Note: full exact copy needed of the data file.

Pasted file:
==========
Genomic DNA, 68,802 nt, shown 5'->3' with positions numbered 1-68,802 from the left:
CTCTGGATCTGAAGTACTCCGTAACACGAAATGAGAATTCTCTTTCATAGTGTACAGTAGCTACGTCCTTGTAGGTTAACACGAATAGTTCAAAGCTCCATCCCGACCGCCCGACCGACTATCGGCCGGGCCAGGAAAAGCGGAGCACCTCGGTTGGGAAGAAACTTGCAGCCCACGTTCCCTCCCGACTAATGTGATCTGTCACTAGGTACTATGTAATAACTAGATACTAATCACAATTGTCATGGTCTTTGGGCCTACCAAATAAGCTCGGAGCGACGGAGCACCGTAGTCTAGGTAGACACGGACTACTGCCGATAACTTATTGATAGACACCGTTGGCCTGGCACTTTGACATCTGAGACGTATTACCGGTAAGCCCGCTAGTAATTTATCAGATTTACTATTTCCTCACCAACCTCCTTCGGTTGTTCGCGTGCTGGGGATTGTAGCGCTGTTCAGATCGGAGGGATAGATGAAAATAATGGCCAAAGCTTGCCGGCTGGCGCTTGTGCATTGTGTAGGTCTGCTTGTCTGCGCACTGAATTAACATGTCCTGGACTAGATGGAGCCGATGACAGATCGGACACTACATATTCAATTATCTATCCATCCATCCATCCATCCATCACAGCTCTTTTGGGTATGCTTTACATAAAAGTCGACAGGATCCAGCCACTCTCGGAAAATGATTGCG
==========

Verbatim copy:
Genomic DNA, 68,802 nt, shown 5'->3' with positions numbered 1-68,802 from the left:
CTCTGGATCTGAAGTACTCCGTAACACGAAATGAGAATTCTCTTTCATAGTGTACAGTAGCTACGTCCTTGTAGGTTAACACGAATAGTTCAAAGCTCCATCCCGACCGCCCGACCGACTATCGGCCGGGCCAGGAAAAGCGGAGCACCTCGGTTGGGAAGAAACTTGCAGCCCACGTTCCCTCCCGACTAATGTGATCTGTCACTAGGTACTATGTAATAACTAGATACTAATCACAATTGTCATGGTCTTTGGGCCTACCAAATAAGCTCGGAGCGACGGAGCACCGTAGTCTAGGTAGACACGGACTACTGCCGATAACTTATTGATAGACACCGTTGGCCTGGCACTTTGACATCTGAGACGTATTACCGGTAAGCCCGCTAGTAATTTATCAGATTTACTATTTCCTCACCAACCTCCTTCGGTTGTTCGCGTGCTGGGGATTGTAGCGCTGTTCAGATCGGAGGGATAGATGAAAATAATGGCCAAAGCTTGCCGGCTGGCGCTTGTGCATTGTGTAGGTCTGCTTGTCTGCGCACTGAATTAACATGTCCTGGACTAGATGGAGCCGATGACAGATCGGACACTACATATTCAATTATCTATCCATCCATCCATCCATCCATCACAGCTCTTTTGGGTATGCTTTACATAAAAGTCGACAGGATCCAGCCACTCTCGGAAAATGATTGCG